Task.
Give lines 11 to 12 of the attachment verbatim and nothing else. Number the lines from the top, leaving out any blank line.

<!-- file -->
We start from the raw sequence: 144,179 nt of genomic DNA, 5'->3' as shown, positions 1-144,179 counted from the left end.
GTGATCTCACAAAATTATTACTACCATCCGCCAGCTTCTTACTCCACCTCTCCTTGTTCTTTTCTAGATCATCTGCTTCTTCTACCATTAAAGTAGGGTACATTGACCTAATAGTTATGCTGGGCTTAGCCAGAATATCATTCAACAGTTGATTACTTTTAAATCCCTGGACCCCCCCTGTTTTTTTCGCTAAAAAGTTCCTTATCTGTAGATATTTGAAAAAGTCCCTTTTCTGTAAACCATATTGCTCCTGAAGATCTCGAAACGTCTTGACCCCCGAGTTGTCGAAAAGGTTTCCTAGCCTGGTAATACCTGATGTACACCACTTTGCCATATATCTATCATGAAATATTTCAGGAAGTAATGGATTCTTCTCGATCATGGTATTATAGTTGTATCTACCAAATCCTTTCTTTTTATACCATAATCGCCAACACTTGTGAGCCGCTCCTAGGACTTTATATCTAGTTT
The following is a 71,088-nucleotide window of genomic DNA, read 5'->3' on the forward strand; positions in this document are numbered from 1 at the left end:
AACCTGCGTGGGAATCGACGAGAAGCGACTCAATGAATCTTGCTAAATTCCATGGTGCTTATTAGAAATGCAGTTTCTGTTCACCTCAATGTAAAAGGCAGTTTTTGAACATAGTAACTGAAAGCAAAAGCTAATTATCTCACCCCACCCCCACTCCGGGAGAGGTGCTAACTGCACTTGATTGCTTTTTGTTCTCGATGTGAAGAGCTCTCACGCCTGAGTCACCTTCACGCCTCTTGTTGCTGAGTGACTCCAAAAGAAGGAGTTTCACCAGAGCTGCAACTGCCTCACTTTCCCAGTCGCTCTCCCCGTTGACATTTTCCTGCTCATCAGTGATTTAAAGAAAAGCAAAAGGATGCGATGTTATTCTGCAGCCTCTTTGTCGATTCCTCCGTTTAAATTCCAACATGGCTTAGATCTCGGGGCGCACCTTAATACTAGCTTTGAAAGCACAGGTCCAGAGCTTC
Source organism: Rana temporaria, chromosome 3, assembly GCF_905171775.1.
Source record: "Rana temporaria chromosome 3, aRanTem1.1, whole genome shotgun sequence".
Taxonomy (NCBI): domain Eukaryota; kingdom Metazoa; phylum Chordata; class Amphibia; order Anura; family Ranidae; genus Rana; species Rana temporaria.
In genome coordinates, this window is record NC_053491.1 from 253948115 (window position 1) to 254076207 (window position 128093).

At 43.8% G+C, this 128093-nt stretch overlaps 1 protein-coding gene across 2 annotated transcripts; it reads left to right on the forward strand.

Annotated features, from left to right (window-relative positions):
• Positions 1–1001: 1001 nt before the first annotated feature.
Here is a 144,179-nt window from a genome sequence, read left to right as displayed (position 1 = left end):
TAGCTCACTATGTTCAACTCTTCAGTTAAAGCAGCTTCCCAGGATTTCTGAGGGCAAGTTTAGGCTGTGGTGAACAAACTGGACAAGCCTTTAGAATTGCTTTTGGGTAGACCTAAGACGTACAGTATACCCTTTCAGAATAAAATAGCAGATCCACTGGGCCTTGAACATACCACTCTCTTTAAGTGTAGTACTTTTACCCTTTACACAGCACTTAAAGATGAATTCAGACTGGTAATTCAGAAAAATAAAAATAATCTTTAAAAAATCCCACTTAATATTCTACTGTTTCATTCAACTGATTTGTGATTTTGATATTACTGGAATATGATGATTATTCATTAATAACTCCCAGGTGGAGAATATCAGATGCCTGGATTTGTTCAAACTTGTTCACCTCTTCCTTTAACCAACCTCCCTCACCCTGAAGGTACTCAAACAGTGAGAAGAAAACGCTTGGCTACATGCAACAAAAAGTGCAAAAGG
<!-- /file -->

• Positions 1–1001: 1001 nt before the first annotated feature.
Here is a 144,179-nt window from a genome sequence, read left to right as displayed (position 1 = left end):